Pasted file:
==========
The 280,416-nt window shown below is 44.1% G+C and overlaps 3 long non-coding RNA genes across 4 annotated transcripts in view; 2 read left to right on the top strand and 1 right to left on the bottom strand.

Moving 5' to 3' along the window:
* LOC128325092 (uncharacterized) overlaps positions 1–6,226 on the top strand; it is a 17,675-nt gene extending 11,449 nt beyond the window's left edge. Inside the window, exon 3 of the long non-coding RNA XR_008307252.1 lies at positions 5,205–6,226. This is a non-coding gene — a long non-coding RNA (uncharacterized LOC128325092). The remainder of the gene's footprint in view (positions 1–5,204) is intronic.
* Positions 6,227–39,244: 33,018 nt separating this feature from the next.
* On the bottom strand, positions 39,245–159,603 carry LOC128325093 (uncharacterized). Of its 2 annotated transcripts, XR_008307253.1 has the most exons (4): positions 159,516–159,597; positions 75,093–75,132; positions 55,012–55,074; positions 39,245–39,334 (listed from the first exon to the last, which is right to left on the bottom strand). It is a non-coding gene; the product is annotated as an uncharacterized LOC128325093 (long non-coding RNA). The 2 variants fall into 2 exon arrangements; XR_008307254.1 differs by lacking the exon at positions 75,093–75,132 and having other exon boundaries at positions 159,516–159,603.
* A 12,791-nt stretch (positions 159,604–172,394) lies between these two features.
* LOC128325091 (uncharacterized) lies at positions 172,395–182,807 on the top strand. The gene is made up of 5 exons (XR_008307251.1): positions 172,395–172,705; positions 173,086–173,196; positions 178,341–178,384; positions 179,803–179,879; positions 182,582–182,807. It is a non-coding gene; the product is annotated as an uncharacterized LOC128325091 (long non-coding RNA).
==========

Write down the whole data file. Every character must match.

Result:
The 280,416-nt window shown below is 44.1% G+C and overlaps 3 long non-coding RNA genes across 4 annotated transcripts in view; 2 read left to right on the top strand and 1 right to left on the bottom strand.

Moving 5' to 3' along the window:
* LOC128325092 (uncharacterized) overlaps positions 1–6,226 on the top strand; it is a 17,675-nt gene extending 11,449 nt beyond the window's left edge. Inside the window, exon 3 of the long non-coding RNA XR_008307252.1 lies at positions 5,205–6,226. This is a non-coding gene — a long non-coding RNA (uncharacterized LOC128325092). The remainder of the gene's footprint in view (positions 1–5,204) is intronic.
* Positions 6,227–39,244: 33,018 nt separating this feature from the next.
* On the bottom strand, positions 39,245–159,603 carry LOC128325093 (uncharacterized). Of its 2 annotated transcripts, XR_008307253.1 has the most exons (4): positions 159,516–159,597; positions 75,093–75,132; positions 55,012–55,074; positions 39,245–39,334 (listed from the first exon to the last, which is right to left on the bottom strand). It is a non-coding gene; the product is annotated as an uncharacterized LOC128325093 (long non-coding RNA). The 2 variants fall into 2 exon arrangements; XR_008307254.1 differs by lacking the exon at positions 75,093–75,132 and having other exon boundaries at positions 159,516–159,603.
* A 12,791-nt stretch (positions 159,604–172,394) lies between these two features.
* LOC128325091 (uncharacterized) lies at positions 172,395–182,807 on the top strand. The gene is made up of 5 exons (XR_008307251.1): positions 172,395–172,705; positions 173,086–173,196; positions 178,341–178,384; positions 179,803–179,879; positions 182,582–182,807. It is a non-coding gene; the product is annotated as an uncharacterized LOC128325091 (long non-coding RNA).